Mason Student Opportunity Fellowship
The Mason Student Opportunity Fellowship was created by Loline Hathaway ’59 to honor the memory of David T. Mason ’58, with the goal of supporting first and foremost research work related to the Reed canyon. Should no such proposals be forthcoming in a given year, the fund will also support broader environmental research projects.
"For David Mason ’58, The Reed Canyon provided a space for respite and contemplation. This research fund was created to honor and make possible academic pursuits germinated at the water’s edge. No matter your discipline–a poet, an economist, a musician, a scientist, or a linguist–go forth with your inspiration and add to the history of knowledge." -Loline Hathaway ’59
Eligibility: the fellowship is open to all Reed students in any discipline, except graduating seniors. This fellowship is open to any project on Reed Canyon.
Students may apply to multiple opportunities, but a student cannot hold this fellowship at the same time as another summer award.
Requirements: proposals should be designed for a summer of research, defined as ten weeks of full-time commitment. The successful student will produce a poster, exhibition, or performance in the fall following their fellowship, or, if that is not possible, submit a written report of no more than 1500 words.
The Mason Student Opportunity Fellowships are limited to $6,400. Of this total, $5,900 is specified as a stipend for the student for 10 weeks. The remaining $500 is available for supplies.
Application: By 12:00 p.m. on March 16, 2022 all applicants should upload their application online using this link. Bundle items 1-4 (in that order) into one document before uploading. Applicants must address all aspects of the application.
- A cover page with the title of the project, the name and email address of the applicant, and the name and email address of a faculty member who has agreed to mentor the project.
- Project description (no more than 1,000 words) single spaced description of the project detailing the research you plan to undertake. Describe how the opportunity will benefit your educational progress and/or how it relates to your career goals. What are the desired outcomes of the project? How does this project benefit the Reed community? Why is the project important?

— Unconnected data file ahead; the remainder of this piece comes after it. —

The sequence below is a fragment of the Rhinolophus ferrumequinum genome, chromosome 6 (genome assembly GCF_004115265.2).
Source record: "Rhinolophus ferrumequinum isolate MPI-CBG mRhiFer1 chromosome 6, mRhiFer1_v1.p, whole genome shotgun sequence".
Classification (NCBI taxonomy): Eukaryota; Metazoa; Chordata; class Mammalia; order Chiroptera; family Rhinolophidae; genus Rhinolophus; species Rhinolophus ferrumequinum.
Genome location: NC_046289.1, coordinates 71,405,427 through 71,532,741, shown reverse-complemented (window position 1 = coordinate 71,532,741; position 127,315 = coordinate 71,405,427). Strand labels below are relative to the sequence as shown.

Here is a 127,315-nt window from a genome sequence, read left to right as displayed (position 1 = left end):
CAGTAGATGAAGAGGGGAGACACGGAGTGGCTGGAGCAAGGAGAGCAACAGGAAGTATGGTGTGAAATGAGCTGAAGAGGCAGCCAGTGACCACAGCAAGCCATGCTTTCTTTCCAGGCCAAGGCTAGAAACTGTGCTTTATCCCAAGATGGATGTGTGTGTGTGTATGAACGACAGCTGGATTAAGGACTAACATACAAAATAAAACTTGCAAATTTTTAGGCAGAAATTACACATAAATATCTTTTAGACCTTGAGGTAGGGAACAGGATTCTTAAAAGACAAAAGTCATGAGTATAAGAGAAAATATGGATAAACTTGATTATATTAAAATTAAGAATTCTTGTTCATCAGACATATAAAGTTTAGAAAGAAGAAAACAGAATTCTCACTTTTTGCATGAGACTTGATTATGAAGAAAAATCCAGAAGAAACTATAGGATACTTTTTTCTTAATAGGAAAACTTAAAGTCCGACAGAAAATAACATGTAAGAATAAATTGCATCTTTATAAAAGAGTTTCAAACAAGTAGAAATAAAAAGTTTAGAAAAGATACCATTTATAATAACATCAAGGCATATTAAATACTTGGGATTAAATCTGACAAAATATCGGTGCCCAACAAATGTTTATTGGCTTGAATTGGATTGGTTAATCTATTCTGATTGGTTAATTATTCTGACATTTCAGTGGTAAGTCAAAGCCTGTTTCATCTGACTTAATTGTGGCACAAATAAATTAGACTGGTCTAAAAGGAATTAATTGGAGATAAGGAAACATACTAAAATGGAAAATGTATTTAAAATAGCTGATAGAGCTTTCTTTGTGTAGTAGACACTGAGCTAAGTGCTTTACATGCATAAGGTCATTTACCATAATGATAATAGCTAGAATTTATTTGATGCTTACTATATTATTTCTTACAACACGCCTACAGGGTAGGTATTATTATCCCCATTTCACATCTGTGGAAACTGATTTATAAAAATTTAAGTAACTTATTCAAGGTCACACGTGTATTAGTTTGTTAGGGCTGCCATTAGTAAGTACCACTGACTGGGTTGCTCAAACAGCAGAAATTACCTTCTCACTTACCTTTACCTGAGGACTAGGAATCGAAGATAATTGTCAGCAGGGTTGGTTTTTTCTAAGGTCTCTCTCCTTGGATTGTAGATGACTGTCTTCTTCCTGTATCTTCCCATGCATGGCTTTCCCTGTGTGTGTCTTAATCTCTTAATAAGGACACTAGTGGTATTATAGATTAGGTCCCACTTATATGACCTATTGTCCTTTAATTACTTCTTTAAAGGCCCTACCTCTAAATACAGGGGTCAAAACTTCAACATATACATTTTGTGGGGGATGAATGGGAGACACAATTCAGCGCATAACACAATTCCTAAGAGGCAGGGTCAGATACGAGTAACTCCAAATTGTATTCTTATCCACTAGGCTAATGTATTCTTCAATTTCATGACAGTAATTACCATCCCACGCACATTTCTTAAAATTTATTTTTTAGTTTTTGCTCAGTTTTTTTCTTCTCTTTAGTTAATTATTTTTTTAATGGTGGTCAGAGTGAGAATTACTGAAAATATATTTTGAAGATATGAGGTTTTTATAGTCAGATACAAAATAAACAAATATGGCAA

- A resume describing your relevant work, volunteer and course experience.
- Please include a 1-2 page (maximum) résumé. The CLBR has free drop in advising to help students craft résumés, and we encourage you to take advantage of this. The URC asks for résumés to help learn more about each applicant, and to encourage students to develop their application materials. The URC does not make evaluative decisions based on the content of the résumé.
- When appropriate, a detailed budget for any expenses up to $500. A budget narrative should explain line items wherever needed. Non-consumable equipment or supplies should be returned to the college on completion of the project.
- One confidential letter of support from the Reed faculty member who is sponsoring the project. The letter need not be long, but should address the student’s readiness for the project and ability to complete the project successfully. The letter can be uploaded online or emailed directly to Jolie Griffin, URC Administrator, at email@example.com.
March 16, 2022 at 12:00 p.m. Late or incomplete applications will not be accepted.
For questions about the application process, applicants are strongly encouraged to contact Jolie Griffin (firstname.lastname@example.org).
The Undergraduate Research Committee seeks to offer students opportunities to support their studies and interests in the form of grants and awards. The URC views the opportunity to apply for grants and awards as a pedagogical one in which students have the chance to learn about how the application process works. The URC grants and awards are open to all students regardless of discipline. The URC is aware of systemic bias in the application process, and seeks in particular to support students from historically underrepresented communities in academia, and we take into consideration bias, oppression, and opportunity as we evaluate applications.
We encourage students to reach out the CLBR for help with putting together application materials. The CLBR offers drop in appointments, advising, and other resources.